CARLSON: Well, I we've—I mean, Bush, to I think his great credit, has said that pretty clearly in speech after speech.
My question is, what use is this information to the public? What are we supposed to do, other than be anxious?
MADDOW: Well, for me, the thing that this does is, it says, OK, 16.4 percent is probably ridiculous, in terms of coming to it for that much precision, that kind of prediction. But it does heighten my sense of how likely this threat is from any number of different places.
And you can't invade every country in the world with weapons of mass destruction. You can't even at this point invade every country with nuclear weapons who you don't like. You can't—we can't do this only through war. The threat is so widespread that we have to harden our targets here at home. And we do have to work cooperatively with other countries to reduce the threat. It's not soft to do that. It's the only practical way to approach it.
CARLSON: Well, speaking of working with other countries, the next situation involves a country that may already have nukes, poor but scary North Korea.
The U.S. State Department today pledged 50,000 metric tons of food to the North Korean people, who they say are literally starving. Also today, Assistant Secretary of State Chris Hill said he's—quote—“more than willing to meet” Chairman Kim Jong Il and hopes to meet him. The White House says the food donation is unrelated to coercion.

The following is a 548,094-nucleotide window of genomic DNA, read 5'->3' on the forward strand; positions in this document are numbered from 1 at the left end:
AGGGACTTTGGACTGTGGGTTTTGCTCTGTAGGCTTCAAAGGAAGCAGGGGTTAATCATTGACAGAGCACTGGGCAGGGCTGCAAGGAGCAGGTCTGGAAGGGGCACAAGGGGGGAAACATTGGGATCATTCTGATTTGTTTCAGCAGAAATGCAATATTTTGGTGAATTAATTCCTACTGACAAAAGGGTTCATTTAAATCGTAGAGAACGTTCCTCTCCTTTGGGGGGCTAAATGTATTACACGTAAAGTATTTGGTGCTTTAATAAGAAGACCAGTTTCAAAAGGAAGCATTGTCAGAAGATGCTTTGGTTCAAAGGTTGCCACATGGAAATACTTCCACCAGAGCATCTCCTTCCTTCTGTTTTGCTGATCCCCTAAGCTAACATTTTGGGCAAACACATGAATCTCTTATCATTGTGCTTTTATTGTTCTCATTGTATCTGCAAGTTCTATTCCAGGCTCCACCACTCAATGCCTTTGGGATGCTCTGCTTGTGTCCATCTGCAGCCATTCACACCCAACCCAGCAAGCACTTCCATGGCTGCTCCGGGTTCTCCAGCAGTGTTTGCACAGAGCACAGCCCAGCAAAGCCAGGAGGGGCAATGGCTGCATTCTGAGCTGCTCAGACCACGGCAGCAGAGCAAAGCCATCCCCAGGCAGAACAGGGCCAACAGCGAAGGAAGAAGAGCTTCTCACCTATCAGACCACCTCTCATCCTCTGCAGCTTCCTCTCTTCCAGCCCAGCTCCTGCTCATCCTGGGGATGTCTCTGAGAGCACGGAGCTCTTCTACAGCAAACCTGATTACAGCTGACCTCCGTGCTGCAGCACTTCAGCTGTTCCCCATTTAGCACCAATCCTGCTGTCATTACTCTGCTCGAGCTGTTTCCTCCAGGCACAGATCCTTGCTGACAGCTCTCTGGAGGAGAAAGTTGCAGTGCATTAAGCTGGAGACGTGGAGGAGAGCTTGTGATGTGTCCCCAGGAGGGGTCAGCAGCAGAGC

Of course, it's the result of coercion. There are a lot of starving countries in this world. We're giving the food aid to North Korea, as we've done before, since—for the last two years, because we fear they have nuclear weapons. This is an attempt to buy them off, which I don't have a problem with. You know, if this is the price of getting them to stop building nukes, it's worth it.
The question is, is it going to work? They've been shaking down South Korea for all these years, to no effect.
I think that the—it's—it's clear that the food aid has to do something with the negotiations about the nuclear issue. It has to. And for the State Department to say it's totally unrelated is a little ridiculous. That said, I don't have a problem with that either.
We've talked about this before. It has to be carrot and stick. It's been only stick as long as John Bolton has been in charge of it at the State Department. Now that he's out of the way, we can start to take a more rational approach.
SEVERIN: Is food aid the new concert series? I get a little confused about these things.